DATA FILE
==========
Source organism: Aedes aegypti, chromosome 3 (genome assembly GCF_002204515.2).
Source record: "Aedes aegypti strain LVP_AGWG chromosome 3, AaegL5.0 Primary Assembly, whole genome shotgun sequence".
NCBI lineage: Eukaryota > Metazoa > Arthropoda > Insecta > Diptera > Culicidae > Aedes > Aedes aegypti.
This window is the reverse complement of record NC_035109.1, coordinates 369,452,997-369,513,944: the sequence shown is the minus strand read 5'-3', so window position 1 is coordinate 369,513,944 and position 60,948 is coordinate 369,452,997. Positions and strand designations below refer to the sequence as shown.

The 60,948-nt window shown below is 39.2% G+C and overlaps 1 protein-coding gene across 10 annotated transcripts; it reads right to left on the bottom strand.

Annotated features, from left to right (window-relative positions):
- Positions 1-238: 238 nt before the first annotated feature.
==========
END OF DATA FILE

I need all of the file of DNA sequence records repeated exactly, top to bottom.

Source organism: Aedes aegypti, chromosome 3 (genome assembly GCF_002204515.2).
Source record: "Aedes aegypti strain LVP_AGWG chromosome 3, AaegL5.0 Primary Assembly, whole genome shotgun sequence".
NCBI lineage: Eukaryota > Metazoa > Arthropoda > Insecta > Diptera > Culicidae > Aedes > Aedes aegypti.
This window is the reverse complement of record NC_035109.1, coordinates 369,452,997-369,513,944: the sequence shown is the minus strand read 5'-3', so window position 1 is coordinate 369,513,944 and position 60,948 is coordinate 369,452,997. Positions and strand designations below refer to the sequence as shown.

The 60,948-nt window shown below is 39.2% G+C and overlaps 1 protein-coding gene across 10 annotated transcripts; it reads right to left on the bottom strand.

Annotated features, from left to right (window-relative positions):
- Positions 1-238: 238 nt before the first annotated feature.